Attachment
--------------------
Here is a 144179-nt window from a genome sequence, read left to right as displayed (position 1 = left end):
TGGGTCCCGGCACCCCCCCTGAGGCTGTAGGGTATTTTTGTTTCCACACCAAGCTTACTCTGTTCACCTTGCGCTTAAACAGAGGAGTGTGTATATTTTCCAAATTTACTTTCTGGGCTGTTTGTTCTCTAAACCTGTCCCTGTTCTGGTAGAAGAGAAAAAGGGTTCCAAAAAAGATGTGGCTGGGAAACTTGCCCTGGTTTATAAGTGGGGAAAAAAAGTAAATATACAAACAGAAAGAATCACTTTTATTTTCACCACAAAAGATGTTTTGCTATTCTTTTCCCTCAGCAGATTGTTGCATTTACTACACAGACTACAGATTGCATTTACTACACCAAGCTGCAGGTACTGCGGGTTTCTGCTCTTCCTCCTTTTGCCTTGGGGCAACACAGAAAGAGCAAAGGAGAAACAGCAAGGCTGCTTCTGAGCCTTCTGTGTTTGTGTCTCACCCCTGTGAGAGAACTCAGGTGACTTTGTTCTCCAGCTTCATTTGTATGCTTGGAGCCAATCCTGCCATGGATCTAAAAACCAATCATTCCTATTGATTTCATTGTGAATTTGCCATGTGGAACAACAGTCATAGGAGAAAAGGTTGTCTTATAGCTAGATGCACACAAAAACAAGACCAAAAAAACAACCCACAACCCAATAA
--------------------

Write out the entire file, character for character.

Here is a 144179-nt window from a genome sequence, read left to right as displayed (position 1 = left end):
TGGGTCCCGGCACCCCCCCTGAGGCTGTAGGGTATTTTTGTTTCCACACCAAGCTTACTCTGTTCACCTTGCGCTTAAACAGAGGAGTGTGTATATTTTCCAAATTTACTTTCTGGGCTGTTTGTTCTCTAAACCTGTCCCTGTTCTGGTAGAAGAGAAAAAGGGTTCCAAAAAAGATGTGGCTGGGAAACTTGCCCTGGTTTATAAGTGGGGAAAAAAAGTAAATATACAAACAGAAAGAATCACTTTTATTTTCACCACAAAAGATGTTTTGCTATTCTTTTCCCTCAGCAGATTGTTGCATTTACTACACAGACTACAGATTGCATTTACTACACCAAGCTGCAGGTACTGCGGGTTTCTGCTCTTCCTCCTTTTGCCTTGGGGCAACACAGAAAGAGCAAAGGAGAAACAGCAAGGCTGCTTCTGAGCCTTCTGTGTTTGTGTCTCACCCCTGTGAGAGAACTCAGGTGACTTTGTTCTCCAGCTTCATTTGTATGCTTGGAGCCAATCCTGCCATGGATCTAAAAACCAATCATTCCTATTGATTTCATTGTGAATTTGCCATGTGGAACAACAGTCATAGGAGAAAAGGTTGTCTTATAGCTAGATGCACACAAAAACAAGACCAAAAAAACAACCCACAACCCAATAA